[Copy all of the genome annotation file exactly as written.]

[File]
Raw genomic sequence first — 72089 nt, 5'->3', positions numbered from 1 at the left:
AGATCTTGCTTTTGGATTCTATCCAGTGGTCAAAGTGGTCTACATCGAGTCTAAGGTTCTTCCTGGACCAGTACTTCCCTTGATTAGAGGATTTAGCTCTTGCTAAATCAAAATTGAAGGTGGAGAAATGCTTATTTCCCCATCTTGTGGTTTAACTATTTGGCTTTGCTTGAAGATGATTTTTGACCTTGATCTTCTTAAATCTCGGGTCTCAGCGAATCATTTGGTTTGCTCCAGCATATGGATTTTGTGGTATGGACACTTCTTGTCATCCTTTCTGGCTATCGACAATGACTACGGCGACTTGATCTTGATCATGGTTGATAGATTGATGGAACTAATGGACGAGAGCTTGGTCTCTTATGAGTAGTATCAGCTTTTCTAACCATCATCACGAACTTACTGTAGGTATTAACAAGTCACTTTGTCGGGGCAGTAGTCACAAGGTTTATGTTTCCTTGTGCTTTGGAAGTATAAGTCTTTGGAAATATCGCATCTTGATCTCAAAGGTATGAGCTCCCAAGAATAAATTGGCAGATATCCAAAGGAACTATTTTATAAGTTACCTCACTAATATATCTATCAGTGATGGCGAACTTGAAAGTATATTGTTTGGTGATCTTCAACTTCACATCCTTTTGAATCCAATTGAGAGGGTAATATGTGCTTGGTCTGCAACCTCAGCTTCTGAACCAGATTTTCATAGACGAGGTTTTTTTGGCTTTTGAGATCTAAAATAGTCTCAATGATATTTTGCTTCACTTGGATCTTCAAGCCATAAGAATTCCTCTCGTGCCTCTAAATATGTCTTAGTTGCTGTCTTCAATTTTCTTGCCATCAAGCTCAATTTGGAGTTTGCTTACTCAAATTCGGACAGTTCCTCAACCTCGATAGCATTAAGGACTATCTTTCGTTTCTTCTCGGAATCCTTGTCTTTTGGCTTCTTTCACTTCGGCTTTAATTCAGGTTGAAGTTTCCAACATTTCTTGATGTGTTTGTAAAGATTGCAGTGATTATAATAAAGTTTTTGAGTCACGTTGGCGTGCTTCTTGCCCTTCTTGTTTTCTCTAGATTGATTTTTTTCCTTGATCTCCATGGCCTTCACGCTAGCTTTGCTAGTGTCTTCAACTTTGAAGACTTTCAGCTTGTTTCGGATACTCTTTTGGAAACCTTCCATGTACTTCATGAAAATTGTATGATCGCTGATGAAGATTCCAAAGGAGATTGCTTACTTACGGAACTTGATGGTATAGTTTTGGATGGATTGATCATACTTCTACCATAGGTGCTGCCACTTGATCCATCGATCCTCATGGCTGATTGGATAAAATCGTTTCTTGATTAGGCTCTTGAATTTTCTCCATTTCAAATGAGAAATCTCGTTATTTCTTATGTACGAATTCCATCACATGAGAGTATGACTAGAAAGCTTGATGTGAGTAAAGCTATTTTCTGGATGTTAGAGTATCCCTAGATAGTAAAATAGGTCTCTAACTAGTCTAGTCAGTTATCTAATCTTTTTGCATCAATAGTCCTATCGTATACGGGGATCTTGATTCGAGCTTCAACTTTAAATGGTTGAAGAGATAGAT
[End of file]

Raw genomic sequence first — 72089 nt, 5'->3', positions numbered from 1 at the left:
AGATCTTGCTTTTGGATTCTATCCAGTGGTCAAAGTGGTCTACATCGAGTCTAAGGTTCTTCCTGGACCAGTACTTCCCTTGATTAGAGGATTTAGCTCTTGCTAAATCAAAATTGAAGGTGGAGAAATGCTTATTTCCCCATCTTGTGGTTTAACTATTTGGCTTTGCTTGAAGATGATTTTTGACCTTGATCTTCTTAAATCTCGGGTCTCAGCGAATCATTTGGTTTGCTCCAGCATATGGATTTTGTGGTATGGACACTTCTTGTCATCCTTTCTGGCTATCGACAATGACTACGGCGACTTGATCTTGATCATGGTTGATAGATTGATGGAACTAATGGACGAGAGCTTGGTCTCTTATGAGTAGTATCAGCTTTTCTAACCATCATCACGAACTTACTGTAGGTATTAACAAGTCACTTTGTCGGGGCAGTAGTCACAAGGTTTATGTTTCCTTGTGCTTTGGAAGTATAAGTCTTTGGAAATATCGCATCTTGATCTCAAAGGTATGAGCTCCCAAGAATAAATTGGCAGATATCCAAAGGAACTATTTTATAAGTTACCTCACTAATATATCTATCAGTGATGGCGAACTTGAAAGTATATTGTTTGGTGATCTTCAACTTCACATCCTTTTGAATCCAATTGAGAGGGTAATATGTGCTTGGTCTGCAACCTCAGCTTCTGAACCAGATTTTCATAGACGAGGTTTTTTTGGCTTTTGAGATCTAAAATAGTCTCAATGATATTTTGCTTCACTTGGATCTTCAAGCCATAAGAATTCCTCTCGTGCCTCTAAATATGTCTTAGTTGCTGTCTTCAATTTTCTTGCCATCAAGCTCAATTTGGAGTTTGCTTACTCAAATTCGGACAGTTCCTCAACCTCGATAGCATTAAGGACTATCTTTCGTTTCTTCTCGGAATCCTTGTCTTTTGGCTTCTTTCACTTCGGCTTTAATTCAGGTTGAAGTTTCCAACATTTCTTGATGTGTTTGTAAAGATTGCAGTGATTATAATAAAGTTTTTGAGTCACGTTGGCGTGCTTCTTGCCCTTCTTGTTTTCTCTAGATTGATTTTTTTCCTTGATCTCCATGGCCTTCACGCTAGCTTTGCTAGTGTCTTCAACTTTGAAGACTTTCAGCTTGTTTCGGATACTCTTTTGGAAACCTTCCATGTACTTCATGAAAATTGTATGATCGCTGATGAAGATTCCAAAGGAGATTGCTTACTTACGGAACTTGATGGTATAGTTTTGGATGGATTGATCATACTTCTACCATAGGTGCTGCCACTTGATCCATCGATCCTCATGGCTGATTGGATAAAATCGTTTCTTGATTAGGCTCTTGAATTTTCTCCATTTCAAATGAGAAATCTCGTTATTTCTTATGTACGAATTCCATCACATGAGAGTATGACTAGAAAGCTTGATGTGAGTAAAGCTATTTTCTGGATGTTAGAGTATCCCTAGATAGTAAAATAGGTCTCTAACTAGTCTAGTCAGTTATCTAATCTTTTTGCATCAATAGTCCTATCGTATACGGGGATCTTGATTCGAGCTTCAACTTTAAATGGTTGAAGAGATAGAT